The detail integral to the hull and other resin parts is more than acceptable. As I noticed with the earlier IHP kit for the Japanese battleship design No. 13, (Click for a review of the Imperial Hobby Productions model of the IJN Project. 13-16 battleship design, which was part of the IJN 8-8 program, that were also Washington Cherry Trees) the parts come with quite a bit of extra detail. In fact the detail far exceeds what I would expect in a "Craftsman Kit". Since the ships were ordered but never laid down, there are no photographs of them and one has only plans to work from. If the modeler feels that he wishes to add additional detail, photographs of the newly completed Rodney or Nelson would prove to be the most logical source. As it is the hull detail includes deck anchor chain plates, bollards, B turret barbette detail, main gun cleaning rods, winches and a host of small deck fittings. The only detail on the hull of which I have a question are the four raised squares on each side at the stern. They appear to be square ports or widows for what I presume is the admiral’s cabin and seem to be designed as a replacement for the sternwalk of earlier designs. If they are such, would they not be recessed rather than raised? However, this is just surmise on my part, since I have no drawings that show this detail of the design.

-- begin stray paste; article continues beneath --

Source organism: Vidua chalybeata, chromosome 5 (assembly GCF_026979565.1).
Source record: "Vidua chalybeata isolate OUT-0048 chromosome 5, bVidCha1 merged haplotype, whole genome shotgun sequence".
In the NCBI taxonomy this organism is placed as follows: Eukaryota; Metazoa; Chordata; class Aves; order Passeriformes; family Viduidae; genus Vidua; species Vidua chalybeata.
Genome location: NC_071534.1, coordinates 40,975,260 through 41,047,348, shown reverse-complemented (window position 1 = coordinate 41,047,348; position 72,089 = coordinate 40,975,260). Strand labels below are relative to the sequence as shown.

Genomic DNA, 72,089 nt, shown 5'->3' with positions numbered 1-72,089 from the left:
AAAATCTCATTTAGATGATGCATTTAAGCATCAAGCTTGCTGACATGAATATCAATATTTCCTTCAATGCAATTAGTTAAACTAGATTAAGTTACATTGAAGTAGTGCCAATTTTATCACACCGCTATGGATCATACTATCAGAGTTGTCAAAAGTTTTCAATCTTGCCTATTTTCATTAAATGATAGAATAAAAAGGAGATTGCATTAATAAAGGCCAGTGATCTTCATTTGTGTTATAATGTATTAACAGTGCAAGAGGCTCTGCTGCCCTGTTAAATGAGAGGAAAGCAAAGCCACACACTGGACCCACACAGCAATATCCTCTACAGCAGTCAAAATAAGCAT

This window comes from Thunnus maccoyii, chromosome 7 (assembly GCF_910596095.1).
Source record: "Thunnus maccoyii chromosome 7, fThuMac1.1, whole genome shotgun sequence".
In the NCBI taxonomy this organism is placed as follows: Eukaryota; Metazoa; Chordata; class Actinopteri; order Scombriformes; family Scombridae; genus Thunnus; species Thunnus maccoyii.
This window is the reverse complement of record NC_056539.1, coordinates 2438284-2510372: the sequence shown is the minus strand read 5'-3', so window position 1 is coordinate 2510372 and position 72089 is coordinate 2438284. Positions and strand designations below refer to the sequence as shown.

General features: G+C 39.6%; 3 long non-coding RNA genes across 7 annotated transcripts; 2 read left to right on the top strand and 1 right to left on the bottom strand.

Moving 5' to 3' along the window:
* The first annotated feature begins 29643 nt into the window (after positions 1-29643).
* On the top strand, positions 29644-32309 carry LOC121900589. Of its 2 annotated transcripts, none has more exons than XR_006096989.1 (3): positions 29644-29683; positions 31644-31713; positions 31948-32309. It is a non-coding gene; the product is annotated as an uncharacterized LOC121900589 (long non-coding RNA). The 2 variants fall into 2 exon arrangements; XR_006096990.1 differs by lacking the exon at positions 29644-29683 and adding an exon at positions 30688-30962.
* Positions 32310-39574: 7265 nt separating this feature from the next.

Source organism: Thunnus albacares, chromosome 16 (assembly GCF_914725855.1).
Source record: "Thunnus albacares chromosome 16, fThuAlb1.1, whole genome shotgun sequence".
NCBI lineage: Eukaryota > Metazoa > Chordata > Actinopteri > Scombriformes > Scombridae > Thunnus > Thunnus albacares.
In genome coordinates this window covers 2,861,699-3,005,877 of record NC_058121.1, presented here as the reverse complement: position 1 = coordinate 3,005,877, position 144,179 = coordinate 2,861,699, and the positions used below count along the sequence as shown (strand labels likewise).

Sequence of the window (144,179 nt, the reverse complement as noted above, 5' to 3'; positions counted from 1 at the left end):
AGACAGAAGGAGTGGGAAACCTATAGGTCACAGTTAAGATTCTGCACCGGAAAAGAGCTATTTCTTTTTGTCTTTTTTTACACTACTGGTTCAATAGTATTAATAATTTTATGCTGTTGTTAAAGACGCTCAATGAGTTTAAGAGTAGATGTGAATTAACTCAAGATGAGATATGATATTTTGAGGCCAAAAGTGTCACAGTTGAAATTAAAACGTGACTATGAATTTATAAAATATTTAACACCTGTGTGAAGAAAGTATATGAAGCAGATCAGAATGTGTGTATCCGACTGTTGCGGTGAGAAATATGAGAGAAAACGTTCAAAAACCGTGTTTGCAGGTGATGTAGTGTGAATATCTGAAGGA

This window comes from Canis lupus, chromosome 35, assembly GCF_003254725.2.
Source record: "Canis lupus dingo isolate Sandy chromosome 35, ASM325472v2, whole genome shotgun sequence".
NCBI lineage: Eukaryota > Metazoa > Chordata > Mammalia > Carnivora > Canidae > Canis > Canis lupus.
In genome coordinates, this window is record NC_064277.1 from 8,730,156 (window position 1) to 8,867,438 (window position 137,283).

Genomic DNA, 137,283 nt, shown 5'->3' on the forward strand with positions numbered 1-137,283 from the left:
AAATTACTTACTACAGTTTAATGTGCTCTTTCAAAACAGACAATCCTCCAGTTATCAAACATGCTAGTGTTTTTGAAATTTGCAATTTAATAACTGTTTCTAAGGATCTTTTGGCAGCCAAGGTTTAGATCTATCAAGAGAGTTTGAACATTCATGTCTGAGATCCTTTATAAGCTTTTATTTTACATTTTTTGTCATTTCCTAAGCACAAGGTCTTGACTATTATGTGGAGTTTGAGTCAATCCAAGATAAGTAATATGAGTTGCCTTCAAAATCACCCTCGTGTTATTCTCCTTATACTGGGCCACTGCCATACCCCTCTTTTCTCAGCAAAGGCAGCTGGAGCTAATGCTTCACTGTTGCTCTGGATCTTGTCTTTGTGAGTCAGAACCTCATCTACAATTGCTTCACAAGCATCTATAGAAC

If you look at photographs of the turrets of the Rodney or Nelson, you will notice that there were discernable walkways on the crowns. The IHP turrets provide those walkways cast as part of the turret crowns. The tower superstructure, which is prominent in the design, is also well done. It features well incised bridge windows and recessed panels for the rear levels of the bridge. I do have a couple of quibbles with the tower bridge piece. It looks like that found on the Nelson, as the front face goes straight up, rather than have a set back upper level as in Rodney. In looking at the profile of the final design, as found in Warship, the upper tower seems to flair outwards at fore and rear of the bridge, rather than being straight up as represented with the tower bridge part. Also the upper rear of the tower in the profile seems to be slightly more built-up than on the part. However, I am basing these observations one the one small profile found in the cited reference.